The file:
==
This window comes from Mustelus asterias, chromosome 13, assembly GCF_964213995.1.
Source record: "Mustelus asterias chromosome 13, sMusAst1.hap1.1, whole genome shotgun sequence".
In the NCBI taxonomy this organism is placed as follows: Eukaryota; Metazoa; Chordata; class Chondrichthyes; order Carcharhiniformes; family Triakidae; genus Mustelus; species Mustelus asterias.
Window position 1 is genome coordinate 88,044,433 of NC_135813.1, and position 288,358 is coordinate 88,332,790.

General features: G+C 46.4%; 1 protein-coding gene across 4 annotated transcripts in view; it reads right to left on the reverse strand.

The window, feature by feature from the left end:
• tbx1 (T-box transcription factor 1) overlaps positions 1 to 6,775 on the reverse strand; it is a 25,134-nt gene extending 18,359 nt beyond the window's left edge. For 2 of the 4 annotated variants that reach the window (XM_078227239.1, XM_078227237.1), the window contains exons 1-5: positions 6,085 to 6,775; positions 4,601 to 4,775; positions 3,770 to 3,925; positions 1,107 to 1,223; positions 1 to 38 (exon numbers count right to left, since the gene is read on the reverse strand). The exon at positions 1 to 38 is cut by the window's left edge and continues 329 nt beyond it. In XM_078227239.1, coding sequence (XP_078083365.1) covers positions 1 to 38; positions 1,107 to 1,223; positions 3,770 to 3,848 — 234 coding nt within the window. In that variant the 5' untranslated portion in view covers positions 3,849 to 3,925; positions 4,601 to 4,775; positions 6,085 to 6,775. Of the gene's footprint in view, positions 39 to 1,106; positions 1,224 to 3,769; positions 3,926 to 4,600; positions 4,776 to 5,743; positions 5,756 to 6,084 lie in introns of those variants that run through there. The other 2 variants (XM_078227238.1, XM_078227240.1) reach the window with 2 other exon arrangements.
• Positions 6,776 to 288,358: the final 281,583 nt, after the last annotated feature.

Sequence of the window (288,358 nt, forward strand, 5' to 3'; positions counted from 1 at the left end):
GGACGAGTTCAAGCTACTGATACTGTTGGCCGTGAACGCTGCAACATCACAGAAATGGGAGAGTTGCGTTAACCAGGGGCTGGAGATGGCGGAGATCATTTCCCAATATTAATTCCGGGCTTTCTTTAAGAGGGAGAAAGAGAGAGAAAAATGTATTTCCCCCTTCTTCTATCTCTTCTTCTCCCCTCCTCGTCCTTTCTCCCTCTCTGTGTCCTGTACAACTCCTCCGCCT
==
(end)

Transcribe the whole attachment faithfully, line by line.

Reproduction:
This window comes from Mustelus asterias, chromosome 13, assembly GCF_964213995.1.
Source record: "Mustelus asterias chromosome 13, sMusAst1.hap1.1, whole genome shotgun sequence".
In the NCBI taxonomy this organism is placed as follows: Eukaryota; Metazoa; Chordata; class Chondrichthyes; order Carcharhiniformes; family Triakidae; genus Mustelus; species Mustelus asterias.
Window position 1 is genome coordinate 88,044,433 of NC_135813.1, and position 288,358 is coordinate 88,332,790.

General features: G+C 46.4%; 1 protein-coding gene across 4 annotated transcripts in view; it reads right to left on the reverse strand.

The window, feature by feature from the left end:
• tbx1 (T-box transcription factor 1) overlaps positions 1 to 6,775 on the reverse strand; it is a 25,134-nt gene extending 18,359 nt beyond the window's left edge. For 2 of the 4 annotated variants that reach the window (XM_078227239.1, XM_078227237.1), the window contains exons 1-5: positions 6,085 to 6,775; positions 4,601 to 4,775; positions 3,770 to 3,925; positions 1,107 to 1,223; positions 1 to 38 (exon numbers count right to left, since the gene is read on the reverse strand). The exon at positions 1 to 38 is cut by the window's left edge and continues 329 nt beyond it. In XM_078227239.1, coding sequence (XP_078083365.1) covers positions 1 to 38; positions 1,107 to 1,223; positions 3,770 to 3,848 — 234 coding nt within the window. In that variant the 5' untranslated portion in view covers positions 3,849 to 3,925; positions 4,601 to 4,775; positions 6,085 to 6,775. Of the gene's footprint in view, positions 39 to 1,106; positions 1,224 to 3,769; positions 3,926 to 4,600; positions 4,776 to 5,743; positions 5,756 to 6,084 lie in introns of those variants that run through there. The other 2 variants (XM_078227238.1, XM_078227240.1) reach the window with 2 other exon arrangements.
• Positions 6,776 to 288,358: the final 281,583 nt, after the last annotated feature.

Sequence of the window (288,358 nt, forward strand, 5' to 3'; positions counted from 1 at the left end):
GGACGAGTTCAAGCTACTGATACTGTTGGCCGTGAACGCTGCAACATCACAGAAATGGGAGAGTTGCGTTAACCAGGGGCTGGAGATGGCGGAGATCATTTCCCAATATTAATTCCGGGCTTTCTTTAAGAGGGAGAAAGAGAGAGAAAAATGTATTTCCCCCTTCTTCTATCTCTTCTTCTCCCCTCCTCGTCCTTTCTCCCTCTCTGTGTCCTGTACAACTCCTCCGCCT